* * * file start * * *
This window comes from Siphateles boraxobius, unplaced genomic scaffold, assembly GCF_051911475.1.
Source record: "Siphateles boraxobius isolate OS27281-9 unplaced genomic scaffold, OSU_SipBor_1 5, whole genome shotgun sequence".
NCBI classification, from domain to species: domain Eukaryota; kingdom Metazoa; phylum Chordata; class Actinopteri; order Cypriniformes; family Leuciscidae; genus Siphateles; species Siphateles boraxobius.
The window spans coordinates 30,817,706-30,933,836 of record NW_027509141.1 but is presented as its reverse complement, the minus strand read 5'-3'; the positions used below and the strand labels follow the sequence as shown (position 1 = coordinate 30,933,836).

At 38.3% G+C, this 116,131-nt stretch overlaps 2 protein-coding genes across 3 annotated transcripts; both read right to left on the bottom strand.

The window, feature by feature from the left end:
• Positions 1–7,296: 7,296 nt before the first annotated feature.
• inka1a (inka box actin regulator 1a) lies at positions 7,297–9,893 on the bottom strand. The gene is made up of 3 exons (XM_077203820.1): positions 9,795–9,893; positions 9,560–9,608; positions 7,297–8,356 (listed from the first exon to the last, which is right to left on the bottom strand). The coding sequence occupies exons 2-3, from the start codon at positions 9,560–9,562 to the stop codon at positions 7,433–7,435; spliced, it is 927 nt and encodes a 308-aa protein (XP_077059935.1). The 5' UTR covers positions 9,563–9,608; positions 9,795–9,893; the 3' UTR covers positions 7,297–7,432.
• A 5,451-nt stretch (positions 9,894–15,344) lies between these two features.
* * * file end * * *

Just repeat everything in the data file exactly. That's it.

This window comes from Siphateles boraxobius, unplaced genomic scaffold, assembly GCF_051911475.1.
Source record: "Siphateles boraxobius isolate OS27281-9 unplaced genomic scaffold, OSU_SipBor_1 5, whole genome shotgun sequence".
NCBI classification, from domain to species: domain Eukaryota; kingdom Metazoa; phylum Chordata; class Actinopteri; order Cypriniformes; family Leuciscidae; genus Siphateles; species Siphateles boraxobius.
The window spans coordinates 30,817,706-30,933,836 of record NW_027509141.1 but is presented as its reverse complement, the minus strand read 5'-3'; the positions used below and the strand labels follow the sequence as shown (position 1 = coordinate 30,933,836).

At 38.3% G+C, this 116,131-nt stretch overlaps 2 protein-coding genes across 3 annotated transcripts; both read right to left on the bottom strand.

The window, feature by feature from the left end:
• Positions 1–7,296: 7,296 nt before the first annotated feature.
• inka1a (inka box actin regulator 1a) lies at positions 7,297–9,893 on the bottom strand. The gene is made up of 3 exons (XM_077203820.1): positions 9,795–9,893; positions 9,560–9,608; positions 7,297–8,356 (listed from the first exon to the last, which is right to left on the bottom strand). The coding sequence occupies exons 2-3, from the start codon at positions 9,560–9,562 to the stop codon at positions 7,433–7,435; spliced, it is 927 nt and encodes a 308-aa protein (XP_077059935.1). The 5' UTR covers positions 9,563–9,608; positions 9,795–9,893; the 3' UTR covers positions 7,297–7,432.
• A 5,451-nt stretch (positions 9,894–15,344) lies between these two features.